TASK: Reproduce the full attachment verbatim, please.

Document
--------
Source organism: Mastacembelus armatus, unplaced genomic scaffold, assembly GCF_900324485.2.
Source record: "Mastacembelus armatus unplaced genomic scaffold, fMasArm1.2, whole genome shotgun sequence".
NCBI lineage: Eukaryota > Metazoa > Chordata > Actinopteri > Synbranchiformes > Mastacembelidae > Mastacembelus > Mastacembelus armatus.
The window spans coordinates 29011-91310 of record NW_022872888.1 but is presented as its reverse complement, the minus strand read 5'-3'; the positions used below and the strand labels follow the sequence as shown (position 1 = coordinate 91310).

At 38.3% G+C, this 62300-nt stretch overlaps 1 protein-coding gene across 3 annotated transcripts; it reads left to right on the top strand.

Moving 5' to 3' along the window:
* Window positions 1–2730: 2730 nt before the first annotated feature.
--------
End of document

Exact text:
Source organism: Mastacembelus armatus, unplaced genomic scaffold, assembly GCF_900324485.2.
Source record: "Mastacembelus armatus unplaced genomic scaffold, fMasArm1.2, whole genome shotgun sequence".
NCBI lineage: Eukaryota > Metazoa > Chordata > Actinopteri > Synbranchiformes > Mastacembelidae > Mastacembelus > Mastacembelus armatus.
The window spans coordinates 29011-91310 of record NW_022872888.1 but is presented as its reverse complement, the minus strand read 5'-3'; the positions used below and the strand labels follow the sequence as shown (position 1 = coordinate 91310).

At 38.3% G+C, this 62300-nt stretch overlaps 1 protein-coding gene across 3 annotated transcripts; it reads left to right on the top strand.

Moving 5' to 3' along the window:
* Window positions 1–2730: 2730 nt before the first annotated feature.